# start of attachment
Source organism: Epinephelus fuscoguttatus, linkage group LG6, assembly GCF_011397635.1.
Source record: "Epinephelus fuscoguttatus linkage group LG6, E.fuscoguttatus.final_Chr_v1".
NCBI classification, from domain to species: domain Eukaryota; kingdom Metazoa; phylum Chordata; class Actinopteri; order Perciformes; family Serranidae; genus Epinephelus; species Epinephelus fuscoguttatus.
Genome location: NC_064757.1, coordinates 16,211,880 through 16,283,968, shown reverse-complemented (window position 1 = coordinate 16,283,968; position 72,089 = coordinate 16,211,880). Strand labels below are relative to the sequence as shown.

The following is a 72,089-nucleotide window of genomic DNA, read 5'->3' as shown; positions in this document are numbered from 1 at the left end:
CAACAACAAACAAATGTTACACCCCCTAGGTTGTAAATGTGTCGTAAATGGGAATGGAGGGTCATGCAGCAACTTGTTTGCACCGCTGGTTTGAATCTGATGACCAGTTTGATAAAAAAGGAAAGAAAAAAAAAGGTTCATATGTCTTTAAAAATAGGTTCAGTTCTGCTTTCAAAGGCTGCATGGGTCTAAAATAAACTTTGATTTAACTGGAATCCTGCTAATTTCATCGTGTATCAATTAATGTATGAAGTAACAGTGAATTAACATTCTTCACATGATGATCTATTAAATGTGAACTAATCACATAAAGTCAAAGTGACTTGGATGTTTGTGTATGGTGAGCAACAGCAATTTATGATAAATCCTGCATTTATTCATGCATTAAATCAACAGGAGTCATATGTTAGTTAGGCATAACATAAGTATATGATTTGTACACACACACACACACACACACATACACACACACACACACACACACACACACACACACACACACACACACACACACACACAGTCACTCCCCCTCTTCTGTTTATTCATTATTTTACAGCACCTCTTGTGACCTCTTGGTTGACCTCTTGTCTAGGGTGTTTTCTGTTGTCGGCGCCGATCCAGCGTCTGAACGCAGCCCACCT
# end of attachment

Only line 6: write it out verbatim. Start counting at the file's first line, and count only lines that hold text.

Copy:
CAACAACAAACAAATGTTACACCCCCTAGGTTGTAAATGTGTCGTAAATGGGAATGGAGGGTCATGCAGCAACTTGTTTGCACCGCTGGTTTGAATCTGATGACCAGTTTGATAAAAAAGGAAAGAAAAAAAAAGGTTCATATGTCTTTAAAAATAGGTTCAGTTCTGCTTTCAAAGGCTGCATGGGTCTAAAATAAACTTTGATTTAACTGGAATCCTGCTAATTTCATCGTGTATCAATTAATGTATGAAGTAACAGTGAATTAACATTCTTCACATGATGATCTATTAAATGTGAACTAATCACATAAAGTCAAAGTGACTTGGATGTTTGTGTATGGTGAGCAACAGCAATTTATGATAAATCCTGCATTTATTCATGCATTAAATCAACAGGAGTCATATGTTAGTTAGGCATAACATAAGTATATGATTTGTACACACACACACACACACACACATACACACACACACACACACACACACACACACACACACACACACACACACACACACACAGTCACTCCCCCTCTTCTGTTTATTCATTATTTTACAGCACCTCTTGTGACCTCTTGGTTGACCTCTTGTCTAGGGTGTTTTCTGTTGTCGGCGCCGATCCAGCGTCTGAACGCAGCCCACCT